Most of the ku ding is the hawthorn species, which is harvested as young emerging leaf sets (three to four leaves and a bud sprout) that have grown to about 1-5 inches long. Then it is twisted by hand into a spear, ball, rope-like or knotted shape and dried. The final product appears to be a single leaf. Higher-grade ku ding leaves are generally about 2 inches long without a shiny luster. It is important to drink the tea to determine its grade because most of it looks similar. Better grades have a slightly sweet taste underlying the bitter taste, more noticeable after it has infused for some time. The exception to this is the finest-grade ligustrum tea from Sichuan, which is plucked from the bush when it is a tiny, vibrant chartreuse-green sprouting leaf that is only 1/4- to 1/2-inch long. It is generally the least bitter-tasting of this group of teas.
Locals commonly make it using water brought to a boil and a single high-grade leaf in a tall glass. It is drunk slowly, continually being topped off with more water. Ku ding tea leaves yield much slower and longer than most teas we drink, similar to the yield of thick oolong tea leaves.
For the Chinese New Year holiday, I traveled to the city of Chengdu in Sichuan to check out its famous tea house culture and attend a wedding out into the countryside. Sichuan people are well-known for idling away their spare time at one of their numerous neighborhood tea houses. The local people have very white skin and big eyes by Chinese standards, and are known for their fiery temper.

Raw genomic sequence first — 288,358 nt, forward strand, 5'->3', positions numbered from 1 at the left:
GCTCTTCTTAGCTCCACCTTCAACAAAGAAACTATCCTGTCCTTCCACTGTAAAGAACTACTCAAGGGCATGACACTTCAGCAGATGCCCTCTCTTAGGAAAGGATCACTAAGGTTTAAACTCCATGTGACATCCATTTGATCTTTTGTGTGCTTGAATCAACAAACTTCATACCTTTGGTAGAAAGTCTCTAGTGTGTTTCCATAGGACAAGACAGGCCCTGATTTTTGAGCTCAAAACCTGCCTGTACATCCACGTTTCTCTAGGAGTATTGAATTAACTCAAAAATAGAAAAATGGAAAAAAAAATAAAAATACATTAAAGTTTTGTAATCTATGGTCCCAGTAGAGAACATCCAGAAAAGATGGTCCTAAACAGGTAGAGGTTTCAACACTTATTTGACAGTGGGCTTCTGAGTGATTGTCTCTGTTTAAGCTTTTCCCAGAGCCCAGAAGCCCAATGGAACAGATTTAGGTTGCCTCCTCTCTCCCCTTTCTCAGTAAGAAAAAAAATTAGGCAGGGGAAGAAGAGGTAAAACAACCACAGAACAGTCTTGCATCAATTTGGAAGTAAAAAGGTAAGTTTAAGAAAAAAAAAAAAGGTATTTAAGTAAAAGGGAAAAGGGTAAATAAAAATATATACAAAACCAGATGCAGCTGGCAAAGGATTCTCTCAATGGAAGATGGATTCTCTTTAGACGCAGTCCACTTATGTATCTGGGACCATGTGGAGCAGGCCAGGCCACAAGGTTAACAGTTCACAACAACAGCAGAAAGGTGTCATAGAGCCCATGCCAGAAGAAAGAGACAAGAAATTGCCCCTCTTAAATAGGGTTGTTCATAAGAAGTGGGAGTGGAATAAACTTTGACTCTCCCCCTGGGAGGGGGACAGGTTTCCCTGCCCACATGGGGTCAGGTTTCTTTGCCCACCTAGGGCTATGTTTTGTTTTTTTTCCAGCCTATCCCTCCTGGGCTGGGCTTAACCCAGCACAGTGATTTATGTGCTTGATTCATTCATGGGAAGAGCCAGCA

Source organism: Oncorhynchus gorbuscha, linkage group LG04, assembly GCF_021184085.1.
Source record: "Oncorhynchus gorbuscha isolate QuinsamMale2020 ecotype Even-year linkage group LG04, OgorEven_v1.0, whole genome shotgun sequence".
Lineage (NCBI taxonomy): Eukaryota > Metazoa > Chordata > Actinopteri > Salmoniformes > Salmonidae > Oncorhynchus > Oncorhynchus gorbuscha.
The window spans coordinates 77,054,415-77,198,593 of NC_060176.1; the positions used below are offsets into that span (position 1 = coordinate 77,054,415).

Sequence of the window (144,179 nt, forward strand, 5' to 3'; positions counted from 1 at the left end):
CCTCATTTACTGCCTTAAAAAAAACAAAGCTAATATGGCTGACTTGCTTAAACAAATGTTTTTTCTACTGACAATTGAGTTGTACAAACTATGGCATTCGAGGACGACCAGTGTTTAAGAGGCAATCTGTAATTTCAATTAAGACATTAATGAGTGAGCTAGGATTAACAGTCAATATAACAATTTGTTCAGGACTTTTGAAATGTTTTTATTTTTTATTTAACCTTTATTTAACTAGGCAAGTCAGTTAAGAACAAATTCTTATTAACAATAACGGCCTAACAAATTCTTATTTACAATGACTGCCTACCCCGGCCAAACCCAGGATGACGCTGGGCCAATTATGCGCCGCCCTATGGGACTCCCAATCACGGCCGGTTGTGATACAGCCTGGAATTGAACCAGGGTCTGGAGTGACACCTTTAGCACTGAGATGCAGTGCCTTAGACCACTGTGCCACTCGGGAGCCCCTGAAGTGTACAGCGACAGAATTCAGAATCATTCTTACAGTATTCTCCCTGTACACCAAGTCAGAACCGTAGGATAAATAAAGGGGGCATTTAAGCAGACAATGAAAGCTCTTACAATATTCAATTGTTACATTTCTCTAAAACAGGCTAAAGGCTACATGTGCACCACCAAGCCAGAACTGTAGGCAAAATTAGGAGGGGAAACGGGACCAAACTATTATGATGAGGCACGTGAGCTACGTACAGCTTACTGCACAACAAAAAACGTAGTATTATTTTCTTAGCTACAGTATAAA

The weather was typical for the area; very damp, drizzly, cold and windy with no sun for two weeks. The humidity was so heavy that bedding stays damp unless air conditioners/heaters are running continuously. This is the kind of weather that chills you to the bone and makes you sick. The first day there, it was shocking to see everyone drinking cooling green tea or ku ding tea, in that kind of weather. After eating Sichuan ma la (numbing/spicy) food for two days, it became clear why they need the cooling effects of ka ding cha.
The local diet uses two different hot peppers. Both Fructus piperis longi and Fructus piperis nigri strongly warm the entire body, unblocks cold, invigorates blood and causes profuse sweating. This can potentially cause excess fire in the stomach, large intestine, small intestine, liver, lungs and heart. Amazingly, despite the really spicy diet, most of the local people have excellent facial complexions. I wonder how significant a role green and ku ding teas' cooling effect is involved in balancing their diet.
Ku ding cha is excellent and safe when used long term for draining internal liver fire and dampness, resolving summer wind heat conditions, and even cases of winter cold that have transformed into heat or fire. Blood cleansing and regulating, antibiotic, anti-inflammatory effects of this herb are similar to Camellia sinensis.
In other areas throughout China, green tea is often combined with fresh ginger root for its warming and maintaining effect on spleen/stomach/lung yang. Ku ding cha is even more cold than green tea. Therefore, Westerners, especially women, may want to use some caution, as they are far more likely than men or Chinese people to be susceptible to cold attacking the center. Chinese people can tolerate larger amounts of cooling tea because they eat ginger root daily and rarely consume cold drinks.
So, next time you go out for some of your favorite Sichuan or Hunan food, or want to detox, enjoy a cup of ku ding cha.
Click here for previous articles by Brenton Harvey, LAc, CH.
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